Wednesday, January 3, 2018

Merry Christmas - say it all year long!

While celebrating Christmas with my family this year I began reflecting on the true meaning of Christmas - well not 'Christmas' but the phrase "Merry Christmas."

We live in a world that is timid to use the phrase "Merry Christmas" in conversation with people we meet in passing. Fear of offending someone of a different (or no) faith has spawned a plethora of alternative phrases - "Happy Holidays" - the generic catch-all, while some ignore Christmas as a whole and opt for Seasons Greetings or Happy New Year!

Why are some people offended? The core is a difference in belief systems (regardless of how big or small they are) and the perception that one person is pushing their beliefs on another, just casually, in passing.

Briefly stated no two people share the same beliefs. Period. Sure, groups of people may share a huge litany of common individual beliefs but at the core your beliefs are shaped by your experience and since no two people have identical experiences no two sets of belief are the same. Meaning - everyone who hears "Merry Christmas" should be offended, yes even "Christians." After all how can you know the person saying Merry Christmas believes in Christ the same way you do?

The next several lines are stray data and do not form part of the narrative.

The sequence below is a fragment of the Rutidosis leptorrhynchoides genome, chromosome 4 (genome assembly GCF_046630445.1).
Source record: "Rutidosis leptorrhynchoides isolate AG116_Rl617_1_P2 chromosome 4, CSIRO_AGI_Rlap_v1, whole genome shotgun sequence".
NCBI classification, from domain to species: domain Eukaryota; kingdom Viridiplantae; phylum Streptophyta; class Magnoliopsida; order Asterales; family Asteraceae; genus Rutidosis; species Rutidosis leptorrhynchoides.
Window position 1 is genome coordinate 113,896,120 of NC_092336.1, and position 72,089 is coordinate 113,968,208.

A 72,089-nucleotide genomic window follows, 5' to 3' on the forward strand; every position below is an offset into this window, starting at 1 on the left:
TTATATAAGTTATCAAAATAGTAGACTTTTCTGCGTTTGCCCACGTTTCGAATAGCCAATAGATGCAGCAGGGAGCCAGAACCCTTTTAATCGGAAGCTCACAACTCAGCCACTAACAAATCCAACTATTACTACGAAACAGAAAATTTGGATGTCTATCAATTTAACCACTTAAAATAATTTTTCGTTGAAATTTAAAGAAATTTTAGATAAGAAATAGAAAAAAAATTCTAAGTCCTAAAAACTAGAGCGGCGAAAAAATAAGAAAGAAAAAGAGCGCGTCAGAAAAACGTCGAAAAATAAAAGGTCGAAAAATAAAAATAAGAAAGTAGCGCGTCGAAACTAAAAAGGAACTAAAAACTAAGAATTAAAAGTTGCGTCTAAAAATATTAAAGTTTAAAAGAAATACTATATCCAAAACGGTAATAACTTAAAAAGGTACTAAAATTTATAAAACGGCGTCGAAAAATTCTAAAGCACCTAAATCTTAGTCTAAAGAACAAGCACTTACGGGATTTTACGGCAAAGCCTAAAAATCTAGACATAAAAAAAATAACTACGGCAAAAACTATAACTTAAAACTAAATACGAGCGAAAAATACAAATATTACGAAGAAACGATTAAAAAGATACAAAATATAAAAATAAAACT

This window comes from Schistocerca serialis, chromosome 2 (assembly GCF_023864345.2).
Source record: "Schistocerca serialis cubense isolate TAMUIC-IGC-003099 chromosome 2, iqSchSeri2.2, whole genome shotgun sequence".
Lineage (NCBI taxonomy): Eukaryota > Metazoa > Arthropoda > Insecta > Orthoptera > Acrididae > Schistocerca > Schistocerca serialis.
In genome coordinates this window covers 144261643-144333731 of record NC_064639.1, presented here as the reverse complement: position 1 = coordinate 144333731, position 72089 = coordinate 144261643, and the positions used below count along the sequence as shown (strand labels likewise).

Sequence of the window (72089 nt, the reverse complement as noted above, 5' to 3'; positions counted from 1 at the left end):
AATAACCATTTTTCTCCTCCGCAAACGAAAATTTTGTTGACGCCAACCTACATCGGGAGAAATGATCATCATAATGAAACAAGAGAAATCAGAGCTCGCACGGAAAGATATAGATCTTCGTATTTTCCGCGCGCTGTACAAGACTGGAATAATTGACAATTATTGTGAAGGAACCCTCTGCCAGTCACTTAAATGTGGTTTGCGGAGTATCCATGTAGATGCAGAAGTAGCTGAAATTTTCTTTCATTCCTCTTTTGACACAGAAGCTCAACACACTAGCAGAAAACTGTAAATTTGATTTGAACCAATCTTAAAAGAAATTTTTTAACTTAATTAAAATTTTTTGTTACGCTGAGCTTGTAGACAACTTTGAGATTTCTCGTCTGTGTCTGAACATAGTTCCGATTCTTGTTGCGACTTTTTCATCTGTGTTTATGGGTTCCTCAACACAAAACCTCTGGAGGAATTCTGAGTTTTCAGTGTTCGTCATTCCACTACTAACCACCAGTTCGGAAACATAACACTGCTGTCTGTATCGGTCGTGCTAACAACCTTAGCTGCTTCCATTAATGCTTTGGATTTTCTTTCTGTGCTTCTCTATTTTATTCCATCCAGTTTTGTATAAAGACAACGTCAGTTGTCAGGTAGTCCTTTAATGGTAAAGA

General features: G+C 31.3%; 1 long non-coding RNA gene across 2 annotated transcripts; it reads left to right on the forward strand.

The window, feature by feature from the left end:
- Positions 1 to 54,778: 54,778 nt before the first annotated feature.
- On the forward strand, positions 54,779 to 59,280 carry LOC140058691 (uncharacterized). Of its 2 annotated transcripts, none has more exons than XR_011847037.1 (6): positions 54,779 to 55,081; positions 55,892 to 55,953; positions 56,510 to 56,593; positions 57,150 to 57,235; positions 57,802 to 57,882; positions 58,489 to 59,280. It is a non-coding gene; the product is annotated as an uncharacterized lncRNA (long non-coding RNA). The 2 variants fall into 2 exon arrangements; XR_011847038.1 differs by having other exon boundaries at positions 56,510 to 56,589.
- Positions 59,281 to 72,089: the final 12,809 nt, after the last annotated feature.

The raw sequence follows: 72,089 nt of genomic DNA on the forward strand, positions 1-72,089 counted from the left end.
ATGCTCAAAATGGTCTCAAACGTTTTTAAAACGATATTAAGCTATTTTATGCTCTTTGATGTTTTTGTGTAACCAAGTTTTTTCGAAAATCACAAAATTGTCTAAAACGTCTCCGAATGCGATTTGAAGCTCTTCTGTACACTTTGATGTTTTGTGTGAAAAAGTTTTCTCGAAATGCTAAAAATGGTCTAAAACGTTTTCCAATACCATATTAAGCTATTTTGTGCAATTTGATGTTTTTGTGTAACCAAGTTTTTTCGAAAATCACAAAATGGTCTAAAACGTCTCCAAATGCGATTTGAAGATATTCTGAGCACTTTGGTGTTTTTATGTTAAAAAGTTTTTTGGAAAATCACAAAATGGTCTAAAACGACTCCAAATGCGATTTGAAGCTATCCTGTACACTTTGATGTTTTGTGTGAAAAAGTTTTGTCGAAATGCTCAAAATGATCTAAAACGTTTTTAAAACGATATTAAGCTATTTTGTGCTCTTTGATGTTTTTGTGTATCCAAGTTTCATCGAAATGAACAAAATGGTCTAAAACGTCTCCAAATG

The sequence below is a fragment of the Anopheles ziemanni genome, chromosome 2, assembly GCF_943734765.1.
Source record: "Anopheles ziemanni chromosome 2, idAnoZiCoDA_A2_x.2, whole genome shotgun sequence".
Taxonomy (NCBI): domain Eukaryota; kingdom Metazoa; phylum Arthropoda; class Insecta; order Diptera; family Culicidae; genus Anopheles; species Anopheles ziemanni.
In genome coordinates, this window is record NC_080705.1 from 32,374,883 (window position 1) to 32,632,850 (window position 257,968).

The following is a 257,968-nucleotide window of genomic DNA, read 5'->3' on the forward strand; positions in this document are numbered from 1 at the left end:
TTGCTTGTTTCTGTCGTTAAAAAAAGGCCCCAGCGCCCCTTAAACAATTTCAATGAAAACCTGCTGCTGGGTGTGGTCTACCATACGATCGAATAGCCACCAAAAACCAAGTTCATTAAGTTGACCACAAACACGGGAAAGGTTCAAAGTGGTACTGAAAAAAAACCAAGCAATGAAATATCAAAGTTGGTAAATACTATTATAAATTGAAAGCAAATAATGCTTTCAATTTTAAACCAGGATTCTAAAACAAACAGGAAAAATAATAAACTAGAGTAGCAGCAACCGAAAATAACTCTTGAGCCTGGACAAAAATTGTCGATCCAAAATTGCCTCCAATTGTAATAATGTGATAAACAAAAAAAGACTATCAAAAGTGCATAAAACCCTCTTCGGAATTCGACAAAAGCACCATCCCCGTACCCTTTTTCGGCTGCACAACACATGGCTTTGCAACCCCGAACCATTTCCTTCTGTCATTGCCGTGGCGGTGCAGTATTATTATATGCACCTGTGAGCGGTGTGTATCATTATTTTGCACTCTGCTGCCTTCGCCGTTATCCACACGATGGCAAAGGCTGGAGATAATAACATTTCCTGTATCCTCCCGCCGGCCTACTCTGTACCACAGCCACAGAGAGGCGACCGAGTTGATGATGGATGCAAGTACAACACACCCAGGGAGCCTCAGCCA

I would presume that most reading this are Christian or at least Christian leaning. Whatever the case may be, ask yourself how you would react if a Muslim friend/co-worker said "Eid Mubarak" upon seeing you in the break room? 

The reason I point out why everyone (even those of the same faith) should be offended when greeted with "Merry Christmas" is to show that NO-ONE should be offended. We are all different and we all have different beliefs. Instead take the holiday greeting as it is intended. Translate Eid mubarak or Happy Hanukkah or Merry Christmas and instead of thinking about the implications of the phrase, focus on your intention in returning the phrase. Consider returning the phrase in kind, knowing that for a Christian to say "Eid Mubarak" doesn't deny, but rather magnifies and expands your faith. Think of what you really mean when you say "Merry Christmas." You are really saying you wish the person a safe year, that it will be a time of love and peace, that they will have a joyful time with family and loved ones - and so much more, things we should wish on everyone regardless of what we do or don't believe. 

And with that I will end by saying Merry Christmas. Yes - in January I am saying Merry Christmas. I want you to carry that meaning and message with you regardless of what month is on the calendar. Please, when you see me, feel free to offer whatever greeting you want, I promise to take it in the spirit it is intended.